HIGH Court judge Joan Charles yesterday ruled the CLICO bailout plan presented by the People's Partnership Government was unlawful.
The State has now been ordered to pay a group of Executive Flexible Premium Annuity (EFPA) policyholders all the money they invested in the failed insurance giant, plus interest.
The judgment was handed down by Charles yesterday in respect to a lawsuit filed by the United Policyholders Group that is reported to have some 400 members along with Madan Singh, Basdeo Rajkumar, Sandra Rajkumar and Stacey Noelle Williams against the Attorney General of Trinidad and Tobago.
The group was represented by Queen's Counsel Peter Knox, former attorney general Ramesh Maharaj, SC, Vijaya Maharaj, and Nyala Badal.
Queen's Counsel Allan Newman, former attorney general Russell Martineau, SC, Kelvin Ramkissoon and Kerry Ann Oliverie represented the State.
In its application, the United Policyholders Group contended the bailout plan presented by the former People's National Movement (PNM) administration amounted to a guarantee policyholders would be reimbursed the funds they held in the cash-strapped conglomerate.
Charles agreed. "It is declared that the claimants are the beneficiaries of legitimate expectations engendered by representations made to them by or on behalf of the government that (i) the government would ensure that their funds in CLICO would be safe and that it would guarantee repayment of all monies due to them; and (ii) the government would make good the deficit in the Statutory Fund," her ruling stated.
Speaking to the media outside the Hall of Justice following the ruling, Maharaj said the reason the policyholders left their money in CLICO was because of the PNM's promise.
"Based on that assurance they kept their monies in the system, and when the new government took office, the new government decided to come up with a plan in which they were given time to accept that plan in that they would get their money over a period of 20 years," he said.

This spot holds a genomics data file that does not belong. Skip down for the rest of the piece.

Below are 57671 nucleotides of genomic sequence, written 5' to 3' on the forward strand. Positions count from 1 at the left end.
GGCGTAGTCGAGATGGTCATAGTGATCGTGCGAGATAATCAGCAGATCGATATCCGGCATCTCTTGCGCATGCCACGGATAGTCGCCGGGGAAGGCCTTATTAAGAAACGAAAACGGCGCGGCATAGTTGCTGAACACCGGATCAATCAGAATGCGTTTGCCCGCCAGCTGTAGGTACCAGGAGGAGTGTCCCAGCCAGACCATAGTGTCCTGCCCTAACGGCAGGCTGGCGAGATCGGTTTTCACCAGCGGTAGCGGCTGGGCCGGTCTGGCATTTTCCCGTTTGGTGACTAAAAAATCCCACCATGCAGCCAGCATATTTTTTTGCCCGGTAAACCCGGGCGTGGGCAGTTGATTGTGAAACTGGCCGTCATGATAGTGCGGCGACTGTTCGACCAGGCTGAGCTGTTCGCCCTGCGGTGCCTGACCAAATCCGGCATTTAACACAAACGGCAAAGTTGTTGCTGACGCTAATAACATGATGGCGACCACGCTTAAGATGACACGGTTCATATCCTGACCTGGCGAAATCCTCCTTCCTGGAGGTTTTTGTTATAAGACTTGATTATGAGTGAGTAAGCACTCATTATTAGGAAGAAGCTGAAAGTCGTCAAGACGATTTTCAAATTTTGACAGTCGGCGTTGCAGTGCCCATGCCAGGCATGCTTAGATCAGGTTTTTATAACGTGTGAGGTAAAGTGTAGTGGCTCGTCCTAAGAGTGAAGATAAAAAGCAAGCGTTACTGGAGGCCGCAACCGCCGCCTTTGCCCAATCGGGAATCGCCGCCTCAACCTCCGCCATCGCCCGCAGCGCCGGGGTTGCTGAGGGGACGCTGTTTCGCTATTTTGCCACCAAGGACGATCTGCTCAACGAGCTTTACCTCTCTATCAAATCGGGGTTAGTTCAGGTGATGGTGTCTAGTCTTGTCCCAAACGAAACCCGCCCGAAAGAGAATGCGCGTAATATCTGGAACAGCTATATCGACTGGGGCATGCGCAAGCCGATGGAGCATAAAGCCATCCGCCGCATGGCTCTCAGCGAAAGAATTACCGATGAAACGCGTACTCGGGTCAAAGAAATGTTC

"This morning Justice Charles ruled that the Government acted unlawfully, and ordered the Government to honour the expectation made by the last government to the CLICO policyholders that were part of the action and that is important only those policyholders who were part of this action would benefit from this judgment," he said.
"It is ordered that the defendant do make good the said legitimate expectation by making suitable arrangements to ensure that the claimants, less those who have already accepted the Government's offer, receive a sum equal to 100 per cent of CLICO's contractual liability to them," Charles's ruling stated yesterday.
"Interest at the rate of three per cent from September 2010 to March 12, 2013, be paid on the said sum," the ruling stated.
Charles did not agree with the People's Partnership's contention that it did not have the money to abide by the PNM promise.
"It showed that when the last government made the decision to honour the guarantee given to policyholders and they decided to make that promise, the country was in a worse economic situation than when this government decided to break the promise.
"So it showed that this government was in a better economic position to ensure that the Statutory Fund was not in deficit and therefore could have honoured the promise," Lawrence Maharaj said.
The State has 28 days to file an appeal.